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Book Review: ‘The Power of Adrienne Rich,’ by Hilary Holladay

She’d met Conrad before she left for Oxford, where she went to study and write. There she fell in with a crowd that included the poets Donald Hall and Geoffrey Hill. She began publishing poems in The New Yorker, rare for someone in their 20s, while there. The magazine gave her a first-reading agreement and paid her an annual stipend.

The couple married in 1953 and moved to New York City, where Conrad taught economics at City University and Rich wrote and taught at several schools. As the 1950s became the 1960s, both became increasingly political. Rich had been plagued by rheumatoid arthritis since her 20s, and she could not march in the streets. Conrad did enough of that for both of them.

Rich’s political awakening became a feminist one. She began to see her father as a tyrannical patriarch, for good and ill. She saw how Harvard shunted women off to the side at Radcliffe. She sensed she was a token female in the largely male poetry world. The oink of male chauvinism, she found, was impossible to evade.

Her husband traveled a good deal and their marriage frayed. Holladay’s biography builds, in many ways, toward a scene in 1970 in which Rich declares, to her husband and friends, including the poet Hayden Carruth, that she “planned to give away her pots and pans and do a lot less cooking.” It was the first step into a new life.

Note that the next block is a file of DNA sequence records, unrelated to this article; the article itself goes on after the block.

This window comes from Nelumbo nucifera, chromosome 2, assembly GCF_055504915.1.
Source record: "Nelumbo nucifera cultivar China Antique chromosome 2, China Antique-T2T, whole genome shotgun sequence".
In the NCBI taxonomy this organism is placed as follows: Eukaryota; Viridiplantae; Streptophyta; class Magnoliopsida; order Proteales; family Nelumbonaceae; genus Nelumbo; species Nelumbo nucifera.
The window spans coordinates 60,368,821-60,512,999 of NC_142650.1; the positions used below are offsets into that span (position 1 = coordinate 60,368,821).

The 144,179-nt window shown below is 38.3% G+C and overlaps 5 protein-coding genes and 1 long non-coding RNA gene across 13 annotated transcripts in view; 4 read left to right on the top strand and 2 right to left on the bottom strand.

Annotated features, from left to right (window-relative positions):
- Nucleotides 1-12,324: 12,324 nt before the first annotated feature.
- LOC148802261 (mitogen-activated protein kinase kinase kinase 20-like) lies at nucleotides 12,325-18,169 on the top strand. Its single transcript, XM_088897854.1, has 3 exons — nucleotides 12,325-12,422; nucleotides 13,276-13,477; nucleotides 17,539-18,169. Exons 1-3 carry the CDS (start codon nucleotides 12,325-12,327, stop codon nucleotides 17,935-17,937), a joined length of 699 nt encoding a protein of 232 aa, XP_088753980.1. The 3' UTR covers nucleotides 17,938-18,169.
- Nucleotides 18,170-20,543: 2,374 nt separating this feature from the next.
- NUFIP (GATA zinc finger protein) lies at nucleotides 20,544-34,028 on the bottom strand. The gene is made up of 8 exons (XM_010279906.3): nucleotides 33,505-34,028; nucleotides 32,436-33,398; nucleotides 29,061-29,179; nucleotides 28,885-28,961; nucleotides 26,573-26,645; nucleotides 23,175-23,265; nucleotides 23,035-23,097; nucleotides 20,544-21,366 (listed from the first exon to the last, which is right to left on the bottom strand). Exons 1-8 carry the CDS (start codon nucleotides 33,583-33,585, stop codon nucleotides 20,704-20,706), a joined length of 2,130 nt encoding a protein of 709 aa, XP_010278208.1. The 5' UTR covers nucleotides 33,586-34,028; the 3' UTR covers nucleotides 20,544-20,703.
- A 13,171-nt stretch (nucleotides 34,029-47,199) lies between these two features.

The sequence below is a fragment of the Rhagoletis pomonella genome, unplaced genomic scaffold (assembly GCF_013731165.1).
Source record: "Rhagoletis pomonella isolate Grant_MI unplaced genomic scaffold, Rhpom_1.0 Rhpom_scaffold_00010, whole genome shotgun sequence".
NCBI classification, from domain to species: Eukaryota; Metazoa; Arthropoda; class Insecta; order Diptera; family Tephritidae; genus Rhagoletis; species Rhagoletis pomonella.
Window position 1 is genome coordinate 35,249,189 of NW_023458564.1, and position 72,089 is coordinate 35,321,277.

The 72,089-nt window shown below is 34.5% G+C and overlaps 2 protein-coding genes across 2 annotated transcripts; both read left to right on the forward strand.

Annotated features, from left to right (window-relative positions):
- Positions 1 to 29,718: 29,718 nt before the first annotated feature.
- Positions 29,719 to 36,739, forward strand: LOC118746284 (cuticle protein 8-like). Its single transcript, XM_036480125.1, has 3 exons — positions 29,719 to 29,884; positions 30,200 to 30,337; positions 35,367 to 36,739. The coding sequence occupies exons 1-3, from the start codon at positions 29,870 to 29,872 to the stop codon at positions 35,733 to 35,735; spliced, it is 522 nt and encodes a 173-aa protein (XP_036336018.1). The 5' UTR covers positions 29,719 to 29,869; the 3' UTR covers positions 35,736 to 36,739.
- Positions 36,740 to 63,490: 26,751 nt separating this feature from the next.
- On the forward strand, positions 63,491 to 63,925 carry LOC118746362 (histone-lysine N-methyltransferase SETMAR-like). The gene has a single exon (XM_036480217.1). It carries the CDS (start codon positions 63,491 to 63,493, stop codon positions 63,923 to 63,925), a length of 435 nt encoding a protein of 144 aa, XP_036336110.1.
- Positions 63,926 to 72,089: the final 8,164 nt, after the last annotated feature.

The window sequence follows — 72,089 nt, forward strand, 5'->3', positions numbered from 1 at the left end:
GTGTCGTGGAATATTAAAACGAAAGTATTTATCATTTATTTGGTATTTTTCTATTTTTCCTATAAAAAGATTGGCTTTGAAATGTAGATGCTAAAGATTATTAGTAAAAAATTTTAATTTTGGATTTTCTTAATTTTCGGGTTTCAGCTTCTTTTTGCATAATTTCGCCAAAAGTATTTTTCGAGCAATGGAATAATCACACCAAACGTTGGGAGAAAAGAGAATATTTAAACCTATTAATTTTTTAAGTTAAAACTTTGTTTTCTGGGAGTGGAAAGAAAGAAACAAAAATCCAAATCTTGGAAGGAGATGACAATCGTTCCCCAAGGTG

Hilary Holladay, author of “The Power of Adrienne Rich,” a new biography.Credit…Kesia L. Carlson

Rich’s first real relationship with a woman was with her older, imposing analyst, Lilly Engler. (Engler had slept with Sontag, as would Rich.) Rich’s time with Engler informed the poems that would announce her coming out as a lesbian, collected in “The Dream of a Common Language” (1978). The eroticism in these poems was radical for the time; Rich wrote of strong tongues and “my rose-wet cave.”

Rich’s sexuality was forceful and complicated. She and Conrad, for a time, had an open marriage. Rich slept with Robert Lowell, among others. Later she would have an affair with the poet June Jordan. (Rich paid for Jordan to see a therapist after she left her.) Her friend Audre Lorde attempted to seduce her — Rich preferred to remain friends. Rich met the woman with whom she would spend the final decades of her life, the Jamaican-born writer Michelle Cliff, in 1976. At the time Cliff was a copy editor at Norton, Rich’s publisher, working on one of Rich’s books.

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